Literary Fiction versus Popular Fiction

My dear friend Lauri over at Thoughts From Botswana wrote an interesting post on Literary Fiction versus Popular Fiction. These are my thoughts in response:

For me plot is art. Characterisation and character relationships are art. There is a real art to constructing a work of fiction that both shows and tells a compelling story with characters the reader can feel, but without the reader being aware of the scaffolding involved in such construction. I agree with John Grisham's points that you don't want to distract the reader; you want him to become absorbed in your book.

That said, there is poetry and beautiful writing that also stands as art, and stands out because it is beautiful. It does tend to be distracting, in a good way. There is a limit, I think, on what type of story one can tell entirely with writing that is meant to be savoured for itself. Certainly not a fast-paced or suspenseful story.

I haven't read Dan Brown's book, but I suspect if Pullman has noticed the writing style, this means one or both of two things: either Brown's writing construction is too obvious, or Pullman reads like a writer and is overly sensitive to scaffolding.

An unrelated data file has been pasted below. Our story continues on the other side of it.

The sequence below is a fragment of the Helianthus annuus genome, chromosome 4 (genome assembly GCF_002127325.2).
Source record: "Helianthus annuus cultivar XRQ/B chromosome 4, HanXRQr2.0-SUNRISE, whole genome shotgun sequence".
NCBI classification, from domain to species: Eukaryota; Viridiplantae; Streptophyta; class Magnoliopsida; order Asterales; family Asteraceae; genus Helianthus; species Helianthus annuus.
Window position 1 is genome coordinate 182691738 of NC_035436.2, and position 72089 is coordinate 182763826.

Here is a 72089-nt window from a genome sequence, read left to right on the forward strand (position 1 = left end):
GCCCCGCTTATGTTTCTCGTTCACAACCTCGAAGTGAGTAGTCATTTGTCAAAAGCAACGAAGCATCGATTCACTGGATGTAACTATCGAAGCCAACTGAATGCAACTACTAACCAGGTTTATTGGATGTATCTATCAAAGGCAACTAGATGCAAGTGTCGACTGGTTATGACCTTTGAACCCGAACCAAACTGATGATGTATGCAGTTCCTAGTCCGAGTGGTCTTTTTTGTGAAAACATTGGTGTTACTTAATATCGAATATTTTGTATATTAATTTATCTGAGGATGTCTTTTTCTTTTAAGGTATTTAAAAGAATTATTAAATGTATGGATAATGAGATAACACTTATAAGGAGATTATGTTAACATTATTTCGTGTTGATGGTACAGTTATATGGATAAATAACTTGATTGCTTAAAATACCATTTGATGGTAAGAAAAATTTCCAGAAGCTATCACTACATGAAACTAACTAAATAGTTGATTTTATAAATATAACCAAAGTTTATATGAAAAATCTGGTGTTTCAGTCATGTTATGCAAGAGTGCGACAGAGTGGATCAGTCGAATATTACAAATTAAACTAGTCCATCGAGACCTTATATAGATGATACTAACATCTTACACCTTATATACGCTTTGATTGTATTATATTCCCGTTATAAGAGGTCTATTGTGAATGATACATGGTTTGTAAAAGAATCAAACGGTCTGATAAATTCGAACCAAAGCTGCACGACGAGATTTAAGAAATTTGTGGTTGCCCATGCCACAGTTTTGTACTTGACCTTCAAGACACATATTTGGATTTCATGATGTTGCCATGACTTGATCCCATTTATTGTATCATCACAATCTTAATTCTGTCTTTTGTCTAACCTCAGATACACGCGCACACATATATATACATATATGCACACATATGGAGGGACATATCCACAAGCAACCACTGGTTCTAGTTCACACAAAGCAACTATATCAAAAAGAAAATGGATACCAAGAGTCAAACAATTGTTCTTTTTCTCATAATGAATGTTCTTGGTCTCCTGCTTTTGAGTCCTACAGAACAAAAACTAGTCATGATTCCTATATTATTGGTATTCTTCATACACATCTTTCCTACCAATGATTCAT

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Elle Carter Neal

Elle Carter Neal is the author of teen science-fantasy novel Madison Lane and the Wand of Rasputin. She has been telling stories for as long as she can remember, holding childhood slumber-party audiences entranced until the early hours of the morning. Elle decided to be an author the day she discovered that real people wrote books and that writing books was (sort of) a real job.

2 thoughts on “Literary Fiction versus Popular Fiction”

  1. I agree with you about plot and characterisation being art. Sometimes language can be too florid and can end up overwhelming the plot. For me one of the writers most guilty of this is A.S. Byatt. I love her, but she is very heavy-handed with the imagery. Ian McEwan can fall into that category as well. However, I am still a great fan of them both!

  2. I think it depends on your mood, too, when you read. Sometimes you want to read lovely description; sometimes you just want to sink into the story without noticing it.

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